Twenty-Something Women And The Paradox Of Sexual Freedom Analysis

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A person’s identity is comprised of numerous characteristics that make them different from another person. People begin to develop their identity from childhood, which is then always being consciously reshaped based on their environment. Leslie Bell, a psychoanalyst, conducted a case study on women in their mid-twenties who were suffering from instability due to binary thinking. In Leslie Bell’s “Selections from Hard to Get: Twenty-Something Women and the Paradox of Sexual Freedom”, she explains how identity is unstable when people hold themselves back from acting on their desires. Bell focuses on how identity is comprised of a person’s agency and their decisions they make in situations. In contrast, Malcolm Gladwell’s, “The Power of Context:…show more content…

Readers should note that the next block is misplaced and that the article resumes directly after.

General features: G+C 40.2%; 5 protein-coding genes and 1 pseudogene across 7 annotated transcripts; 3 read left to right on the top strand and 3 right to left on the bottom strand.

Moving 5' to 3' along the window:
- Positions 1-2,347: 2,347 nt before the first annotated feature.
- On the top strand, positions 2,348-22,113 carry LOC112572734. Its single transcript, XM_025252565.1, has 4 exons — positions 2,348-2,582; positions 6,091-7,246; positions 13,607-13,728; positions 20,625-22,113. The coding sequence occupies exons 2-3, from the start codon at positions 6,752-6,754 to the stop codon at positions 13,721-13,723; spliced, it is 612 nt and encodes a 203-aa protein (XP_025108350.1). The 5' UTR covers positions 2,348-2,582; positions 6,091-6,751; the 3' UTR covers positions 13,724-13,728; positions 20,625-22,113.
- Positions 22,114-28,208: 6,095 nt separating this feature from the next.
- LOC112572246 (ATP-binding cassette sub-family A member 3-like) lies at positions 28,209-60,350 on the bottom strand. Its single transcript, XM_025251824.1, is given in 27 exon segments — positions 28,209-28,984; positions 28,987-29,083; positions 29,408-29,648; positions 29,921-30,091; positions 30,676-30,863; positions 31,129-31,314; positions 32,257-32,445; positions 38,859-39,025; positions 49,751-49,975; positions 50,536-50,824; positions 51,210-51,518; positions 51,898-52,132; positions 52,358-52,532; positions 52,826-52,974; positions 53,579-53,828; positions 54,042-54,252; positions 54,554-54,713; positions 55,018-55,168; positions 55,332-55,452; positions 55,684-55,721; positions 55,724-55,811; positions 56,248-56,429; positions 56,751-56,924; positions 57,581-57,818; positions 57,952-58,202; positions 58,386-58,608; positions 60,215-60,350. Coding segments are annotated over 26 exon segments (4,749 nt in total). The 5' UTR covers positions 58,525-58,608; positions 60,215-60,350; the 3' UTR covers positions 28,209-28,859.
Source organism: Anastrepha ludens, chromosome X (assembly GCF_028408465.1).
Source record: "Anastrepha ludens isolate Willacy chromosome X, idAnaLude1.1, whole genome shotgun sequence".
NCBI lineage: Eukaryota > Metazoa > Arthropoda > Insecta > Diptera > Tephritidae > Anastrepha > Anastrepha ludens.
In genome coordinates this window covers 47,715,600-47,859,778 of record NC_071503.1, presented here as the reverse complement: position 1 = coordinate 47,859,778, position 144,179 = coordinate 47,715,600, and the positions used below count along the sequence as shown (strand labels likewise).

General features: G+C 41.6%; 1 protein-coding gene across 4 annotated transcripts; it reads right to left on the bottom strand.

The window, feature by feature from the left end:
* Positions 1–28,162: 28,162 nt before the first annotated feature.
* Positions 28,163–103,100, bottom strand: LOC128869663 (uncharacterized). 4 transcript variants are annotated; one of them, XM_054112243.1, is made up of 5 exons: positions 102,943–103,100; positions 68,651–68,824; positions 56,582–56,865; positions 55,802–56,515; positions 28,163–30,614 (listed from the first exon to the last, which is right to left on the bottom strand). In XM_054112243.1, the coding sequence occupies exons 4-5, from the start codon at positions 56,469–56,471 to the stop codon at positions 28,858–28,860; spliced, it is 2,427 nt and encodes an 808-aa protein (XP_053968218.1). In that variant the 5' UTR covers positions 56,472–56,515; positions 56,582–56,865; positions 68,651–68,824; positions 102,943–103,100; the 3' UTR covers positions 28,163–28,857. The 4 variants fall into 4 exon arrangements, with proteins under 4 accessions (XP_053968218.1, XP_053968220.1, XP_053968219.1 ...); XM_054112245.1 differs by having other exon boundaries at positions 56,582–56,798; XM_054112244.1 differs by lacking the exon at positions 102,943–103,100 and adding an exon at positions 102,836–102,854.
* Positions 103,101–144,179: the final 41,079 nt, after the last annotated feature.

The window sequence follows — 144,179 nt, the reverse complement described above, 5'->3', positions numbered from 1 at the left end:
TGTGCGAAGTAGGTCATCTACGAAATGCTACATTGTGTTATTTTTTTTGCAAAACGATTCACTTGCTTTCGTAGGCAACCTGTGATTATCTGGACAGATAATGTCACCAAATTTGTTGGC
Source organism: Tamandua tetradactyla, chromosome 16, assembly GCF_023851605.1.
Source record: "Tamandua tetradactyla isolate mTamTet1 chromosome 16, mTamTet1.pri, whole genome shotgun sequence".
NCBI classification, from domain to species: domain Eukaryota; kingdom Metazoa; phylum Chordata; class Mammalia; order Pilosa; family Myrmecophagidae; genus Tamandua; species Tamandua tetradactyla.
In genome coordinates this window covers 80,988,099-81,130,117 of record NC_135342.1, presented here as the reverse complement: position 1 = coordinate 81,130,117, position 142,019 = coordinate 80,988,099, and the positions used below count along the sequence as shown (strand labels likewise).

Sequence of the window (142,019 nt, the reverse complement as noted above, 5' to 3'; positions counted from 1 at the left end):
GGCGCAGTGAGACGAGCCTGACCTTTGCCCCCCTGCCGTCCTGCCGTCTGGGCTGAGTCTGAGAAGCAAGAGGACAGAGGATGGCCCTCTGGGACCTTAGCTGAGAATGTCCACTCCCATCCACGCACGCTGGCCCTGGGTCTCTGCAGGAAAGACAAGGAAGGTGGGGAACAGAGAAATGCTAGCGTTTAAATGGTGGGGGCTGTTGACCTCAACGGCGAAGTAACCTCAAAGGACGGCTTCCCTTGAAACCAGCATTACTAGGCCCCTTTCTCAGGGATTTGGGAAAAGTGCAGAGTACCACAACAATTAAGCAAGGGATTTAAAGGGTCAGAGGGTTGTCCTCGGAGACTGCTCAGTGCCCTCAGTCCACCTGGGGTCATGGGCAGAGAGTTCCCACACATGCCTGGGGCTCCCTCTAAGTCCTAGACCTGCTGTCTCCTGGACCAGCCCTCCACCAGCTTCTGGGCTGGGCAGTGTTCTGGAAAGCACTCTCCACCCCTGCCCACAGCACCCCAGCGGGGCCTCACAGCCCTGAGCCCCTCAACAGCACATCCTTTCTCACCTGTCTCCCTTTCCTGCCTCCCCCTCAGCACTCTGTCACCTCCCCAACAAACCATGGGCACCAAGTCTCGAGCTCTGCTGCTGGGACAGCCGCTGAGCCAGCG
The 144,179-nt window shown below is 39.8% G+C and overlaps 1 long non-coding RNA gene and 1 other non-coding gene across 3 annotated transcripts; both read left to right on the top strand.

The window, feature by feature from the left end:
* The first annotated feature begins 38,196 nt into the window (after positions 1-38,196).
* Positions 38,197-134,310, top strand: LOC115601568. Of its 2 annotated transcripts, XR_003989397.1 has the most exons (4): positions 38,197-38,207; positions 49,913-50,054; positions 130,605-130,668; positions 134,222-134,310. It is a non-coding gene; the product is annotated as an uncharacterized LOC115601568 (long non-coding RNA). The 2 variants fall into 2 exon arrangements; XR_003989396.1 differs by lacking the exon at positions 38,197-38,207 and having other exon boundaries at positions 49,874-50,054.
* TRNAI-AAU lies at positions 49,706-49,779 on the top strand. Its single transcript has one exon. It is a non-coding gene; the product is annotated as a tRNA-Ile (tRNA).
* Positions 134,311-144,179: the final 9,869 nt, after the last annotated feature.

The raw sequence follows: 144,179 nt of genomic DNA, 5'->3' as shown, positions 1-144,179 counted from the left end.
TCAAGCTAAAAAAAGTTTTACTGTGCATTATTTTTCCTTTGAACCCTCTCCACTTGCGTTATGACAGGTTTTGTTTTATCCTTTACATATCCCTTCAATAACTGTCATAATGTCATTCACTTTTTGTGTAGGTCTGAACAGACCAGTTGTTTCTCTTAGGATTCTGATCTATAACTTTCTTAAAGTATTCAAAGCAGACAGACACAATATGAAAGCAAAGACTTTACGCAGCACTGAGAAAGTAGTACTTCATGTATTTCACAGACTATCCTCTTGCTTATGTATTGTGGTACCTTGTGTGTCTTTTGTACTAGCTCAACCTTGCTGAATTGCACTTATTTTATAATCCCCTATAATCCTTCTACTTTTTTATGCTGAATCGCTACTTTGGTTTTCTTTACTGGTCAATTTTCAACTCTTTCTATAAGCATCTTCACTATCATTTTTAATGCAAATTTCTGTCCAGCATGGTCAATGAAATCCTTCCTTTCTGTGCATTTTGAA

In Bell’s opinion identity is first constructed through cultural values that children are instilled with. These values form the skeleton of a person’s identity. Once the person matures, their decisions will further demonstrate their identity. Bell explains that identity is made up of experiences that allow a person to fully understand who they are and what they desire. Though, unless people grant themselves the ability to be active in their desires, they cannot have a stable identity. This was evident with Alicia and Jayanthi. They would only allow themselves to be exclusive to sex or relationships. This in return caused them to remain uncertain of who they really were because they only allowed themselves to be exclusive to sex or realtionships. However, binary thinking is expressed through their cultural values. People are perceptive and see what is the social norm based on the society that they live in. This is further explained in Gladwell’s writings because he expresses that humans hold an unstable identity that can always be reshaped based on the environment that they live in. Gladwell makes a point that the environment can adjust a person’s identity, which he proves by explaining the Stanford University experiment. By placing people in a hostile environment their identities begin to change in order to survive in the environment. The result of Zimbardo’s social experiment was described by Gladwell, “His point is simply that there are certain times and places and conditions when much of that can be swept away [personal identity]” (Gladwell 158). Through this social experiment Gladwell proved that outside influences in society can alter a person’s identity, making them a product of what is around them. This ties into Fredrick’s explanation on love’s biology affecting human behavior. Fredrickson thoroughly explains that the biological chemicals that are given off by the body

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